THEN I’d be slightly more supportive of your theory.

    If that was the case we would finally have learnt what NAtioal’s policy unit has been up to.

  21. vto 21

    Is this topic really quite the same as the c/t topic? In that, there really is no issue whatsoever because that is politics and ALL PARTIES play these games / negotiation tactics.

    To present something that is politics-per-normal as some sort of devious bad way to go about things is a little weak. Again.

    I don’t see an issue, again.

  22. Lew 22

    Replying to myself, because guessing at readily available figures is stupid:

    The NZIER report argues the ETS would represent a 2.1% reduction in GDP, a 3% reduction in household spending, and a 6.7% reduction in hourly wages in 2025; compared (under a government-pays system) to 1.2%, 2.7% and 4.3% respectively at the same date. ( http://www.nzier.org.nz/includes/download.aspx?ID=80458 )

    So, much less than 4%.

    I’d argue the natural justice of having emitters (rather than the taxpayer at large) cover the cost of emissions outweighs this delta.

    L

  23. T-rex 23

    Shakey – Your understanding is accurate, and yes, I can’t understand why there’s so much whinging from the right about the ETS in its present form… except for (as you mention) the fact that they could face ANY of the presently externalised costs.

    National’s approach is essentially identical to that taken by the old Bush administration at the ’92 Earth Summit in Brazil, where the Framework Convention on Climate Change was established.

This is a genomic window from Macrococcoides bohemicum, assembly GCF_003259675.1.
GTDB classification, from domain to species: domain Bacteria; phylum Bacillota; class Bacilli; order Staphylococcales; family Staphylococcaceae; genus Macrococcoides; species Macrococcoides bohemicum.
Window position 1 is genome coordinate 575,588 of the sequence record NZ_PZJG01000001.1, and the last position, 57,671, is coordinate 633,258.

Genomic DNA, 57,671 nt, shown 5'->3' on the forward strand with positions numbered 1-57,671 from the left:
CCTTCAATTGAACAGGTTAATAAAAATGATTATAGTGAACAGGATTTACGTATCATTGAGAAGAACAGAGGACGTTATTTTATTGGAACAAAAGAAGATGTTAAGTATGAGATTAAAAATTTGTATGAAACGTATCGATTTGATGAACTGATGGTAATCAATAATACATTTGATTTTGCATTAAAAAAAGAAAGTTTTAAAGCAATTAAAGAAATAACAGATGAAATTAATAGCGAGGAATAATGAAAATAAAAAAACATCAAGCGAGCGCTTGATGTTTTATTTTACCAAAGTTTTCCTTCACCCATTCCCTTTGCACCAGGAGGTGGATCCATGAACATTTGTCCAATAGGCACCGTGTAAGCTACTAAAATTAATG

The US position was basically “we don’t want to rush in with these ‘commitments’ everyone is talking about, it’s too risky to do so before establishing an actual process. So how’s about everyone just chill out, kick back at the ranch, and get everything all totally worked out and THEN we’ll talk about some guidelines… yeah?”.

    Today they’re global pariahs for being the only nation not to ratify Kyoto.

    Who thinks that would be a good move for Clean, Green NZ? Even if we completely ignore the fact that climtae change is real (cause becoming less debateable by the day) and many of the low emissions techs are just flat out better (even before considering their lower emissions profile).

    Anyone?

    Sorry.

    Anyone except the New Zealand National Party?

  24. T-rex 24

    Lew: I’d argue the natural justice of having emitters (rather than the taxpayer at large) cover the cost of emissions outweighs this delta.

    Hell yes. And forgetting natural justice, govt pays doesn’t really provide any motivation for users to favour low emissions solutions. Emitter pays does. No brainer.

    Actually if it was a no brainer National wouldn’t be stalling. I’ll amend that…

    Very small brainer.

  25. Matthew Pilott 25

    I’d argue the natural justice of having emitters (rather than the taxpayer at large) cover the cost of emissions outweighs this delta.